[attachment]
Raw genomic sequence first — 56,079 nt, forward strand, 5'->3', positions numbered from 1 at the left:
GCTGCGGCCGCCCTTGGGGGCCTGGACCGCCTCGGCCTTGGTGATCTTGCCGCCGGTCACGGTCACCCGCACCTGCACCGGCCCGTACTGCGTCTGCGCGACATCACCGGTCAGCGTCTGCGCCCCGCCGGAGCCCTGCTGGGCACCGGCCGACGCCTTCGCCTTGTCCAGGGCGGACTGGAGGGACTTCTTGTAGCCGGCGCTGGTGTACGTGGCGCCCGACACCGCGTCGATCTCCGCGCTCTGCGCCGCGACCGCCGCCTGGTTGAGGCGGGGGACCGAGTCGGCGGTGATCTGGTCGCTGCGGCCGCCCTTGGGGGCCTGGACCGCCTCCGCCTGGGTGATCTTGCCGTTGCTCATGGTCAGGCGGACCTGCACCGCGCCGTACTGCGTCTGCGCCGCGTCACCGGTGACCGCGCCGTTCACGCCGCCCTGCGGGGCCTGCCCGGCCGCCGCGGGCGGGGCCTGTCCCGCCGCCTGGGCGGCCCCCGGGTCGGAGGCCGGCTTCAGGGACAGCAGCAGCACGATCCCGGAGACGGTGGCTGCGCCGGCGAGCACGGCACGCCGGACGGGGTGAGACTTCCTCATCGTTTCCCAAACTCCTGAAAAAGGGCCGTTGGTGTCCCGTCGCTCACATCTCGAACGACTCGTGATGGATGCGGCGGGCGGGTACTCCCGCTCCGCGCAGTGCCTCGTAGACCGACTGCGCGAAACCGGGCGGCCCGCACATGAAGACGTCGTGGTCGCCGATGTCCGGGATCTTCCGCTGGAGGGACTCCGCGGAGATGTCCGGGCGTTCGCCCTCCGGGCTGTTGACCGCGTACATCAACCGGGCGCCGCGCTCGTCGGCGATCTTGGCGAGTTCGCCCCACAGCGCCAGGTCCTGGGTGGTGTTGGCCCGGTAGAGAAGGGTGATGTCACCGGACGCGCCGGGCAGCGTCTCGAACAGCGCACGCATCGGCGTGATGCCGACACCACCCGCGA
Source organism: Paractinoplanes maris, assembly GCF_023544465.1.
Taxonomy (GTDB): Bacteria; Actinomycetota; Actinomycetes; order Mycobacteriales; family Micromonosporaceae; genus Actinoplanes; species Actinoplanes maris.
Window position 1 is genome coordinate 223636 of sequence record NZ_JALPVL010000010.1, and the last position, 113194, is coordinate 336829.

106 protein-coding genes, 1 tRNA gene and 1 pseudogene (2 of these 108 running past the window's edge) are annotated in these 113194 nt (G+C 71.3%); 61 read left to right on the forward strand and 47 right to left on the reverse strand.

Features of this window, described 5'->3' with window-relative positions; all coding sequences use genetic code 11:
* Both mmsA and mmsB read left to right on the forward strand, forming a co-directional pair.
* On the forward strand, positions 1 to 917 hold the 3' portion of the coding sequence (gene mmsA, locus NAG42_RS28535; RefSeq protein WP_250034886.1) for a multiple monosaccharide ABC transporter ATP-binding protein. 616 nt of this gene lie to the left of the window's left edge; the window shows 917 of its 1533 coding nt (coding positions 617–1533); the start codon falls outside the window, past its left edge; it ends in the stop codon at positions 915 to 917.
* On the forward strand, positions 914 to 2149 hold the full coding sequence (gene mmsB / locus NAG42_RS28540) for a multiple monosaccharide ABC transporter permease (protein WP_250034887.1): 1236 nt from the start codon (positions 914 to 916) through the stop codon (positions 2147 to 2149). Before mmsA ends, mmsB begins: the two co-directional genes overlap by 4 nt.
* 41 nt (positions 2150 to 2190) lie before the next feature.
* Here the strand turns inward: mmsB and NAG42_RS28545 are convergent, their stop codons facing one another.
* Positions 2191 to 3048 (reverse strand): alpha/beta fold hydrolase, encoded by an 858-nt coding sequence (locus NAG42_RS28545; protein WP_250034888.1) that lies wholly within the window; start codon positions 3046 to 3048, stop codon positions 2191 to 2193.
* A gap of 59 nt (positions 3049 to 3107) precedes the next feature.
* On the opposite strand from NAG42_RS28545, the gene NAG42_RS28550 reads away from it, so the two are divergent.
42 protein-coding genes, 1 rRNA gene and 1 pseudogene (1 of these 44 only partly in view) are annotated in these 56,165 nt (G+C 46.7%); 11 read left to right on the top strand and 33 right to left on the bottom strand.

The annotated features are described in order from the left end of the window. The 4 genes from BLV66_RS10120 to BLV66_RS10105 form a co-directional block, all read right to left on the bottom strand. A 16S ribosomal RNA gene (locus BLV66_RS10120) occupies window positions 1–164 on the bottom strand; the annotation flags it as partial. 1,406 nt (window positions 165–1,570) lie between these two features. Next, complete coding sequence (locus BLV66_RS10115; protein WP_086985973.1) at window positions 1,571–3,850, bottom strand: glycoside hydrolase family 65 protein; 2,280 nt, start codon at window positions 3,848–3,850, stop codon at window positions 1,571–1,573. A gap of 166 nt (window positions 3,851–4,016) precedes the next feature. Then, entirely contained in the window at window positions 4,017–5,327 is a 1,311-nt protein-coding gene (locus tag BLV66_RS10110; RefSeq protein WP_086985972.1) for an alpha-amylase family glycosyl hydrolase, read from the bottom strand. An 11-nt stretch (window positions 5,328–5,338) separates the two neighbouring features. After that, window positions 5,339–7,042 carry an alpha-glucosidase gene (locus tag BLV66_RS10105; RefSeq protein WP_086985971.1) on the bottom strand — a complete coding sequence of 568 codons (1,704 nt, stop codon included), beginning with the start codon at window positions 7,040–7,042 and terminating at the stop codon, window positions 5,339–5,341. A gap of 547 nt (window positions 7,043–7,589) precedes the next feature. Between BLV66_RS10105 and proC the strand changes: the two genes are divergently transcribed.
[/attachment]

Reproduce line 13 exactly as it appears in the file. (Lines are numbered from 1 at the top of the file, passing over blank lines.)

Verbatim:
* Positions 2191 to 3048 (reverse strand): alpha/beta fold hydrolase, encoded by an 858-nt coding sequence (locus NAG42_RS28545; protein WP_250034888.1) that lies wholly within the window; start codon positions 3046 to 3048, stop codon positions 2191 to 2193.